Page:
may actually be impaired and result in a negative bonescan.
           - relative disadvantage of these synthetic wound dressings is the potential for accumulation of exudate, hematoma, or seroma;
           - epigard:
                   - 2 layer, non textile, epen matrix polyerethane, backed by microporous film;
                   - wound exudate is absorbed by the hydrocolloids and Epigard matrix;
                   - newly developing microcirculation grows into the matrix interstices of the epigard matrix;
           - allografts:
                   - artificial skin developed by Burke and associates consists of a dermal layer of enzymatically digested bovine collagen crosslinked w/ chondroitin-6 sulfate;
                   - this dermal framework, covered by a thin adherent Silastic sheet, has been used successfully both clinically and experimentally as a skin substitute;
                   - this form of xenogenic transplant is nonviable, and appears likely that the bovine collagen framework is replaced by host collagen using the
                            xenogenic transplant as a scaffold or template;
                   - to achieve permanent closure of the wound, the Silastic layer must be removed after vascularization of the dermal component, and a
                            thin (4/1000 in) autograft of epithelium should be applied;
           - references:
                   - The use of Biobrane for coverage of the pediatric donor site.
                   - Bacterial clearance capability of living skin equivalent, living dermal equivalent, saline dressing, and xenograft dressing in the rabbit.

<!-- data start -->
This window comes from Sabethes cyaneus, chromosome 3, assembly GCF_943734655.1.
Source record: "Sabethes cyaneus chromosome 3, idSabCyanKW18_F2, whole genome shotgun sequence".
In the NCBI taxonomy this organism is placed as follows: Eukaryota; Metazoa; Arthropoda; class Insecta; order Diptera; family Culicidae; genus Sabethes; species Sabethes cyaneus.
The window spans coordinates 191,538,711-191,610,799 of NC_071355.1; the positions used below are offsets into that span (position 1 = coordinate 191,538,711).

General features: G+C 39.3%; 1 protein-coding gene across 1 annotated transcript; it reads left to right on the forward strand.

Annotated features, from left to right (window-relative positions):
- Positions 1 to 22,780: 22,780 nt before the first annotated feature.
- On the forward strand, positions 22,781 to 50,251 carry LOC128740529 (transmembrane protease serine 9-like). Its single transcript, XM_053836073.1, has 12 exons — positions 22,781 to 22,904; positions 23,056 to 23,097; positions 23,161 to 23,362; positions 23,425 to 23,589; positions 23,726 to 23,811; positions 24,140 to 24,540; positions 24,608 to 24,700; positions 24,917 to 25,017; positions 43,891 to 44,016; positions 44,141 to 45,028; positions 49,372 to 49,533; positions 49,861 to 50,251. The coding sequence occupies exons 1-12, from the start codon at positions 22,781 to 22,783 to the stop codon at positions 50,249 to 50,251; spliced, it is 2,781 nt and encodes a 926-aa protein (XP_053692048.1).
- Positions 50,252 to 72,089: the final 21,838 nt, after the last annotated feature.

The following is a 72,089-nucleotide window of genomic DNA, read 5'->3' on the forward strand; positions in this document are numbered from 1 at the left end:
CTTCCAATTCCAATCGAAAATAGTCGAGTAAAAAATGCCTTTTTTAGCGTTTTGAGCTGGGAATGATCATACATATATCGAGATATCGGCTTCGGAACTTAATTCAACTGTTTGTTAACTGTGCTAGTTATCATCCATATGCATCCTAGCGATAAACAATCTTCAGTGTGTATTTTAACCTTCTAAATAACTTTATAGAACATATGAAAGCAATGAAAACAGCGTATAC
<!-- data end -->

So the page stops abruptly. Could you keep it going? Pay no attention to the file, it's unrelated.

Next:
- Silver-impregnated porcine xenografts for treatment of meshed autografts.
    - Wound Vac:
    - Closed Suction Dressings w/ Hospital Suction
    - Graftjacket tissue matrix:
           - ref: Effective management of major lower extremity wounds using an acellular regenerative tissue matrix: a pilot study.
    - sugar:
           - Use of Sugar on the Healing of Diabetic Ulcers: A Review

 - Accuzyme:
 - Santyl
 - Panafil
 - Biafine 
 - Promogran
 - Dermagraft
 - Oasis Wound Dressing
        - tissue-engineered collagen matrix derived from the porcine small intestinal submucosa (SIS), was cleared by the FDA in 2000 for the management of full-thickness skin injuries
                 - burns, abrasions, lacerations and skin tears; pressure, venous, diabetic, and chronic vascular ulcers;
                 - surgical wounds such as autograft donor sites; tunneled/undermined wounds; as well as draining wounds;
        - dressing is provided in single sheets (7 cm wide by 10 or 20 cm long) intended for one-time use only;
        - references:
                 - Effectiveness of an extracellular matrix graft (OASIS Wound Matrix) in the treatment of chronic leg ulcers: a randomized clinical trial 
                 - Randomized clinical trial comparing OASIS Wound Matrix to Regranex Gel for diabetic ulcers.



 - Apligraf
 - Integra
 - Regranex
 - Hyalofill
 - Epicel

Occlusive versus semi-open dressings in the management of skin graft donor sites.

Comparative study of four wound dressings on epithelization of partial-thickness wounds in pigs

Rationale for and results from a randomised, double-blind trial of tetrachlorodecaoxygen anion complex in wound healing.

Degloving injuries of the extremities and torso.

Evaluation of dressing regimens for prevention of infection with peripheral intravenous catheters. Gauze, a transparent polyurethane dressing, and an iodophor-transparent dressing.